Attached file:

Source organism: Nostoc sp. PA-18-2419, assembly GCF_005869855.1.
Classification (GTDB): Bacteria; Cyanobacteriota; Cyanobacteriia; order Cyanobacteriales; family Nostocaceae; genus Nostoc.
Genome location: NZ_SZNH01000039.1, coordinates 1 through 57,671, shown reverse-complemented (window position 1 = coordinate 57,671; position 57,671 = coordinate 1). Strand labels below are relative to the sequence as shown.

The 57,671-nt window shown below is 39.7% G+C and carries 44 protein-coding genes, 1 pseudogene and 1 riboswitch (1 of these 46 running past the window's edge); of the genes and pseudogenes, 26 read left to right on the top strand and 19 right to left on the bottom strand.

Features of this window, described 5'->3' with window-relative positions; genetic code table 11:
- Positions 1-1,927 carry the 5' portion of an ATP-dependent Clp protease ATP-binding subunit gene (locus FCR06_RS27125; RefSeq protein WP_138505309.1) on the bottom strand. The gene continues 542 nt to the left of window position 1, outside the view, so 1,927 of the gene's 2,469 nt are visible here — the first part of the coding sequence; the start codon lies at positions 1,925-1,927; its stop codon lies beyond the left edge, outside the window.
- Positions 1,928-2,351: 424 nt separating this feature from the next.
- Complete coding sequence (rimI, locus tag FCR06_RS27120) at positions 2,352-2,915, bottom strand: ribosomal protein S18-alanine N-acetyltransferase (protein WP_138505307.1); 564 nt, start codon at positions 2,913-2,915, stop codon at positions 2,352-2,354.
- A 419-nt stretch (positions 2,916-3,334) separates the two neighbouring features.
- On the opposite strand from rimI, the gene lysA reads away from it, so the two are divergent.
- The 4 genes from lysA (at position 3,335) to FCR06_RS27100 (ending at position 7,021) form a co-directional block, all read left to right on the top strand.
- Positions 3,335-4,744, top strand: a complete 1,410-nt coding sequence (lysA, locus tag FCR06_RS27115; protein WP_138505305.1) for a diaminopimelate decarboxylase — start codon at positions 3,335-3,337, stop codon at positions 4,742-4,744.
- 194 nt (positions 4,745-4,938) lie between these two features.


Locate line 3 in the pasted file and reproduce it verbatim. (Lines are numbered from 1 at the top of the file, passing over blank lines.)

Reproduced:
Genome location: NZ_SZNH01000039.1, coordinates 1 through 57,671, shown reverse-complemented (window position 1 = coordinate 57,671; position 57,671 = coordinate 1). Strand labels below are relative to the sequence as shown.